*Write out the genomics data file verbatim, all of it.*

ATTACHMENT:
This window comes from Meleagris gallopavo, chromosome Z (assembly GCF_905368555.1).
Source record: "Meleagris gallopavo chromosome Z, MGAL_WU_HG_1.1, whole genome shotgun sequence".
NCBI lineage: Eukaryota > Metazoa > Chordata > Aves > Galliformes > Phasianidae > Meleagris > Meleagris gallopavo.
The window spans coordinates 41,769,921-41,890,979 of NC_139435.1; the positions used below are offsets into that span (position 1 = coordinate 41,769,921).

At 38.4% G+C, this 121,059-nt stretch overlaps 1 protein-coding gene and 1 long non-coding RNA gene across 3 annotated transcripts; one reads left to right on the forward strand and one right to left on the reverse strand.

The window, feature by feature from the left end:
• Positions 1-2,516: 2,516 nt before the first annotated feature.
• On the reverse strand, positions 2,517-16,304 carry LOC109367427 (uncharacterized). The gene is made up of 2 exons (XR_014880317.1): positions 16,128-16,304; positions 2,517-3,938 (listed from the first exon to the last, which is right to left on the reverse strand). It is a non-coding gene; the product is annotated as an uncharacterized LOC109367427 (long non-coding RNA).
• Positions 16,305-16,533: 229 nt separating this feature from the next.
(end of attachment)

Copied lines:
This window comes from Meleagris gallopavo, chromosome Z (assembly GCF_905368555.1).
Source record: "Meleagris gallopavo chromosome Z, MGAL_WU_HG_1.1, whole genome shotgun sequence".
NCBI lineage: Eukaryota > Metazoa > Chordata > Aves > Galliformes > Phasianidae > Meleagris > Meleagris gallopavo.
The window spans coordinates 41,769,921-41,890,979 of NC_139435.1; the positions used below are offsets into that span (position 1 = coordinate 41,769,921).

At 38.4% G+C, this 121,059-nt stretch overlaps 1 protein-coding gene and 1 long non-coding RNA gene across 3 annotated transcripts; one reads left to right on the forward strand and one right to left on the reverse strand.

The window, feature by feature from the left end:
• Positions 1-2,516: 2,516 nt before the first annotated feature.
• On the reverse strand, positions 2,517-16,304 carry LOC109367427 (uncharacterized). The gene is made up of 2 exons (XR_014880317.1): positions 16,128-16,304; positions 2,517-3,938 (listed from the first exon to the last, which is right to left on the reverse strand). It is a non-coding gene; the product is annotated as an uncharacterized LOC109367427 (long non-coding RNA).
• Positions 16,305-16,533: 229 nt separating this feature from the next.